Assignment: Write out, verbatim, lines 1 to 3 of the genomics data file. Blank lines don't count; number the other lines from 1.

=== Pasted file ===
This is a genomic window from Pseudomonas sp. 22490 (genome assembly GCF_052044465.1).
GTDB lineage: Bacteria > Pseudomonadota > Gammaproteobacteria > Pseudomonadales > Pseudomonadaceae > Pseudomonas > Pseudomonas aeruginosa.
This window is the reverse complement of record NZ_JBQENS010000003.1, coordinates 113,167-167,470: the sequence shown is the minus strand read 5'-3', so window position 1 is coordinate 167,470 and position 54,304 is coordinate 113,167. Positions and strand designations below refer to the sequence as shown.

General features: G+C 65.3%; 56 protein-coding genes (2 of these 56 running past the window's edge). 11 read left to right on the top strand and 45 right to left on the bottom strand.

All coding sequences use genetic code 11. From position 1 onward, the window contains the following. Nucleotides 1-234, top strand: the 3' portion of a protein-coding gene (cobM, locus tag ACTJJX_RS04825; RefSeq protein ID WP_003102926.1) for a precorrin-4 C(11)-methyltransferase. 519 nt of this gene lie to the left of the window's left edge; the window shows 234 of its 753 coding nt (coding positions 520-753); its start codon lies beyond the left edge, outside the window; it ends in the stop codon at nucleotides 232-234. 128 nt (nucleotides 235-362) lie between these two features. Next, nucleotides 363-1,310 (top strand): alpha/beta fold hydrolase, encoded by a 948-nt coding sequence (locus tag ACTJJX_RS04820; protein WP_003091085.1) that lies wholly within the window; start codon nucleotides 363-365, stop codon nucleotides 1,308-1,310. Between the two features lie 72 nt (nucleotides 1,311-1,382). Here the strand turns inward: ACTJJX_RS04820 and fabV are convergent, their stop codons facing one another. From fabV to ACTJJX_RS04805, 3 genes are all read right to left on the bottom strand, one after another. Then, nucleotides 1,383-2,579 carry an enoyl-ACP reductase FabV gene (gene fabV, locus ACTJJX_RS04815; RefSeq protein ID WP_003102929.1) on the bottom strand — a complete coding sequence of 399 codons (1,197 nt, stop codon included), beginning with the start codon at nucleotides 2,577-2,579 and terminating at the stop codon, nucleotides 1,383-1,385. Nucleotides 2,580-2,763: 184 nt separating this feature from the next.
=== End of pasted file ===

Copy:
This is a genomic window from Pseudomonas sp. 22490 (genome assembly GCF_052044465.1).
GTDB lineage: Bacteria > Pseudomonadota > Gammaproteobacteria > Pseudomonadales > Pseudomonadaceae > Pseudomonas > Pseudomonas aeruginosa.
This window is the reverse complement of record NZ_JBQENS010000003.1, coordinates 113,167-167,470: the sequence shown is the minus strand read 5'-3', so window position 1 is coordinate 167,470 and position 54,304 is coordinate 113,167. Positions and strand designations below refer to the sequence as shown.